FLAWED CHILD LABOUR RULES: Children in B.C. Need Greater Protection in World of Work

By McBride, Stephen | CCPA Monitor, December/January 2005 | Go to article overview
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FLAWED CHILD LABOUR RULES: Children in B.C. Need Greater Protection in World of Work


McBride, Stephen, CCPA Monitor


Two years ago, the government of British Columbia made dramatic changes to the province's child labour rules, relaxing the laws and regulations that govern the hiring of children as young as 12. The move roused concern among parents and educators, who worried that children's safety, and their freedom to learn and develop, would be put at risk.

Before the changes, no employer was allowed to hire a child under 15 without first getting a permit from the Employment Standards Branch. The need for a permit gave the branch the opportunity to investigate the workplace, decide if restrictions on the type and hours of work were needed, and whether parental and school consent had been obtained.

Under the new system, all that is needed to hire a child aged 12-14 is the written permission of one parent. The child is required to be directly supervised by an adult at all times. The regulations do not restrict potentially hazardous activities (such as selling door-to-door or operating a deep fryer). They do not require that safe transportation be provided to and from work. And they do not restrict the time of day (or night) a child can work.

To find out if and how these new rules are working, and to get a picture of youth employment in general, my research team conducted a survey of public school students aged 12 to 18 about their work experiences.

The results show that, for many young people, having a job is a positive experience. But the results also reveal some disturbing violations of the rules, particularly for children. Of the surveyed 12-14-year-olds who currently have jobs:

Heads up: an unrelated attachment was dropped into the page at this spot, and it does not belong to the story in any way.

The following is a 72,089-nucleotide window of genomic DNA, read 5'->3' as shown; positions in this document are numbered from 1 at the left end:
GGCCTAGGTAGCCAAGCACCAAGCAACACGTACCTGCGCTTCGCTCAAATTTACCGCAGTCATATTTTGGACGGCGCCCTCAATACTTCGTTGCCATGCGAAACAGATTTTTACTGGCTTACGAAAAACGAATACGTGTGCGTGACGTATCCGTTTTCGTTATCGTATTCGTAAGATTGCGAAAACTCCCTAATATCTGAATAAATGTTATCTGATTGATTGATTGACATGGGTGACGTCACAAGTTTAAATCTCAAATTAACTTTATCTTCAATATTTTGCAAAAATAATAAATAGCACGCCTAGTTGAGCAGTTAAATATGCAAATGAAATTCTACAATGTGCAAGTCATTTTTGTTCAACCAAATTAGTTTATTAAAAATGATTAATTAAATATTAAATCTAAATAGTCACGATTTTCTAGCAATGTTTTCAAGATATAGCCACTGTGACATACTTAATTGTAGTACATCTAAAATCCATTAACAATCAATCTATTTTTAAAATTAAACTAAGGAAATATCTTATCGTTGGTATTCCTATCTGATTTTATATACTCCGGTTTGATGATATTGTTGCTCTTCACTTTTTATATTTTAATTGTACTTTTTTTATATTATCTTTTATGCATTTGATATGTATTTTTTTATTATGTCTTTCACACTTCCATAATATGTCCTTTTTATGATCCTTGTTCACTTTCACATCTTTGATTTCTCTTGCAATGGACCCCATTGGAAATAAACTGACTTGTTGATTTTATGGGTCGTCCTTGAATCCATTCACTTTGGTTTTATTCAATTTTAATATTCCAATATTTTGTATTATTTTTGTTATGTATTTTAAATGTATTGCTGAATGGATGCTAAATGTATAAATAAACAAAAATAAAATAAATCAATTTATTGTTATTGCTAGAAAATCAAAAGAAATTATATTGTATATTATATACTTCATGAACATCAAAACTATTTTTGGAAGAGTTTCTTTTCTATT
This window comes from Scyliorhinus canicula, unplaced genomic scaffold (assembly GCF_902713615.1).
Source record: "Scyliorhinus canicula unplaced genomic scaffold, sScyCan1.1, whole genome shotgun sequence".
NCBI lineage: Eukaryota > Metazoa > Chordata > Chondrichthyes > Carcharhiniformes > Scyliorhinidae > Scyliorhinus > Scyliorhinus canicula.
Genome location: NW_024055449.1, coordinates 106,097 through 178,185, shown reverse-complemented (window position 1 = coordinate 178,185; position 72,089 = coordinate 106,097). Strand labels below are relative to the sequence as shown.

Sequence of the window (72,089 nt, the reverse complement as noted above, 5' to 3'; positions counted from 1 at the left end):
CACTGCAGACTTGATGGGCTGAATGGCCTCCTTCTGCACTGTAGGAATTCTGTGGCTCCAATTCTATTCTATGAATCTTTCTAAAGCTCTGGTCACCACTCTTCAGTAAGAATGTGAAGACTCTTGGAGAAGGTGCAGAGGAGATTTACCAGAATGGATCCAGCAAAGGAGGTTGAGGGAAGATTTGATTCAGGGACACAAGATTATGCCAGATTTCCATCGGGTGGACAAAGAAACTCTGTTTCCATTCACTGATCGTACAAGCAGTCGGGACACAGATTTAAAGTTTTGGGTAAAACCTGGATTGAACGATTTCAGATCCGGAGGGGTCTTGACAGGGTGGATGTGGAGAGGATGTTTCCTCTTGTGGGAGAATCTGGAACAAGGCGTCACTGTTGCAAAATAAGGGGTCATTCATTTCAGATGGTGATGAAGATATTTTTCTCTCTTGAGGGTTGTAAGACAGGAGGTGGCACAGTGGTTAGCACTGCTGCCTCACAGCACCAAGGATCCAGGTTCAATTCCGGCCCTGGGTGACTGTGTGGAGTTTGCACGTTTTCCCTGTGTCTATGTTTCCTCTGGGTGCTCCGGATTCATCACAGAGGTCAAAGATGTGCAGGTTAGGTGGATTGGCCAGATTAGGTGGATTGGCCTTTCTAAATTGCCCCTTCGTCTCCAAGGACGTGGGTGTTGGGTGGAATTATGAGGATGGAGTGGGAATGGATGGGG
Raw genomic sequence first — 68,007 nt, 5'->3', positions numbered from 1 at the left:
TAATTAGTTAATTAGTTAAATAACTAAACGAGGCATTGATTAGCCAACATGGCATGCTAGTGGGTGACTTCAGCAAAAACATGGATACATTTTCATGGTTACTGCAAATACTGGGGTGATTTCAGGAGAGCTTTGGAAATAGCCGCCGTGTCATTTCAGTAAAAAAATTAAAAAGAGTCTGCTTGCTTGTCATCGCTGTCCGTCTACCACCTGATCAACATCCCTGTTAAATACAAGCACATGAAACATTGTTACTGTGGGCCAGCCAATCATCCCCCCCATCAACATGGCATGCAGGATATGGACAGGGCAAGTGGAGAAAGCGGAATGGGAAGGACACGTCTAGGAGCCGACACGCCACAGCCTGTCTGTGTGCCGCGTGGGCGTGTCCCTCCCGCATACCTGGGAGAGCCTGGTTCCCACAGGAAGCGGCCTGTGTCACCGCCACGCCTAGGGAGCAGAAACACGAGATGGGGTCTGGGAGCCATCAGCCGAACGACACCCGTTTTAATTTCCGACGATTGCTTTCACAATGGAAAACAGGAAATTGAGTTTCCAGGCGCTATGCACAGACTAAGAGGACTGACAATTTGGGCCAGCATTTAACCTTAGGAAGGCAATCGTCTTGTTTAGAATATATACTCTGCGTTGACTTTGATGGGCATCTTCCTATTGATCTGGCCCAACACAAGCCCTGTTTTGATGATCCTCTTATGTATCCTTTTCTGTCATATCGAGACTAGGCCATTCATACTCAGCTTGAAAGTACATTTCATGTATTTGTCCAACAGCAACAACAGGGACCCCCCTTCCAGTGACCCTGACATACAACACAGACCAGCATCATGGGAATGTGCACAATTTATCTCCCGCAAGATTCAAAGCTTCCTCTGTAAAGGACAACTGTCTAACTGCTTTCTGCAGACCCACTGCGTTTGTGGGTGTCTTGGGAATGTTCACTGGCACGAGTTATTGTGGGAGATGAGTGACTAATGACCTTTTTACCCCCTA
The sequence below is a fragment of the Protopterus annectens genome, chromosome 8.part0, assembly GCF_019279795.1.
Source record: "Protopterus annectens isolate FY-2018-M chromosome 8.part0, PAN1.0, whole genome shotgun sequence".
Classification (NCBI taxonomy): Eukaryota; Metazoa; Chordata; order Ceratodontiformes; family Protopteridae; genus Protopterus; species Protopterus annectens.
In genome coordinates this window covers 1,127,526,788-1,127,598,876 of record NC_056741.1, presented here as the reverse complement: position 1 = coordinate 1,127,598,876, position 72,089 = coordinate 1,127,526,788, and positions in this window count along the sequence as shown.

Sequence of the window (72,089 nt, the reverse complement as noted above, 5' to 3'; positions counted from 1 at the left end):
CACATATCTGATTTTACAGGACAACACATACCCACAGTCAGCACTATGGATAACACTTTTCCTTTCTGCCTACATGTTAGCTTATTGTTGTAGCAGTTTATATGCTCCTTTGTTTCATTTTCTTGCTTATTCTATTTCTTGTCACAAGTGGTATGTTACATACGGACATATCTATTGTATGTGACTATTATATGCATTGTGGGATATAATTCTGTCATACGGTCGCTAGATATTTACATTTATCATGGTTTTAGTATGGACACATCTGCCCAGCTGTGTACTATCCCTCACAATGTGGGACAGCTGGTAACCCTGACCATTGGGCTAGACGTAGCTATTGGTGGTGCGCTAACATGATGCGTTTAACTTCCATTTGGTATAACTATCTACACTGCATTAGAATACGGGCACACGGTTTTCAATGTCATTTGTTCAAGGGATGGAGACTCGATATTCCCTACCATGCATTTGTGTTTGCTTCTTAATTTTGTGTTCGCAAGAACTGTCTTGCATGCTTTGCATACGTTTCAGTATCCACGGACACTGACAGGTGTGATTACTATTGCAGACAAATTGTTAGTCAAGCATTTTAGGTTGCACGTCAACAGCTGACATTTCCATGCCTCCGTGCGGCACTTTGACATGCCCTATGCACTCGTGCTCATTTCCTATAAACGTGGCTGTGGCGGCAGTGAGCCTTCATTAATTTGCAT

* 70% reported they worked without adult supervision some or all of the time;

* nearly half (48%) reported that their parents had not evaluated the health and safety of the workplace; and

* more than half (58%) reported that their employer did not receive written approval from their parents.

There is little doubt that the vast majority of parents would never knowingly put their child in harm's way. But most parents are not experts in workplace health and safety. They no longer have the benefit of the knowledge and resources that were available under the old system, when the Employment Standards Branch actually had to decide if a potential job was appropriate.

A fact-sheet on the Ministry's website states that parents are responsible for all decisions about their child's employment - but there are no details, guidelines, or suggested resources on how parents are supposed to fulfill their responsibilities.

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